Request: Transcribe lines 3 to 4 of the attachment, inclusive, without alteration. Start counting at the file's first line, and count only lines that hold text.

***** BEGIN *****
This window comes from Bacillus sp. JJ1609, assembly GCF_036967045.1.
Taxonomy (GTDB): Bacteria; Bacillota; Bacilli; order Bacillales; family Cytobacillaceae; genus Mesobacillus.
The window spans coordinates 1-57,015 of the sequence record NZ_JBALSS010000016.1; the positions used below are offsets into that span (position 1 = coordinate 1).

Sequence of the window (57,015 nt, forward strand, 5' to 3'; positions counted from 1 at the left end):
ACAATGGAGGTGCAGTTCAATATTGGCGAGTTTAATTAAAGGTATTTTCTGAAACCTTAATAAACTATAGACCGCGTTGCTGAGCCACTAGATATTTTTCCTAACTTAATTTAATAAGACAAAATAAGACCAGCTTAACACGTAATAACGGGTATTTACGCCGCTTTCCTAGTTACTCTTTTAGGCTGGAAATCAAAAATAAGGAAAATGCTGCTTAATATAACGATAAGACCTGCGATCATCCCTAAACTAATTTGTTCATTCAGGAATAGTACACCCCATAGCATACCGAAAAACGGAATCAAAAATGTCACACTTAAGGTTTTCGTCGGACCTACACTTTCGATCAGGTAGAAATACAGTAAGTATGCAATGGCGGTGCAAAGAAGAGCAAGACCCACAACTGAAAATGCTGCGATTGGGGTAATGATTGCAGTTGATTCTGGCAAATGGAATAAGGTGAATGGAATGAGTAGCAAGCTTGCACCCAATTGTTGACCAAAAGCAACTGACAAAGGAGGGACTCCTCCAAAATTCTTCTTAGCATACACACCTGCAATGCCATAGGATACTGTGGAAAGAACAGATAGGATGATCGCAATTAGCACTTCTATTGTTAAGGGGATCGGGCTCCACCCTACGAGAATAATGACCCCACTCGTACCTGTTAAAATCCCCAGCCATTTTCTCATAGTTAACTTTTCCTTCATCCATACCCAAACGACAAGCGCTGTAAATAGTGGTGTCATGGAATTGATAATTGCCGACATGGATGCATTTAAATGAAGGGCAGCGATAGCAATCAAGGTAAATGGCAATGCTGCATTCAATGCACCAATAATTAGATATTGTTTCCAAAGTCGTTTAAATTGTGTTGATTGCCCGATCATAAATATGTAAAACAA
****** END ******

The window spans coordinates 1-57,015 of the sequence record NZ_JBALSS010000016.1; the positions used below are offsets into that span (position 1 = coordinate 1).

Sequence of the window (57,015 nt, forward strand, 5' to 3'; positions counted from 1 at the left end):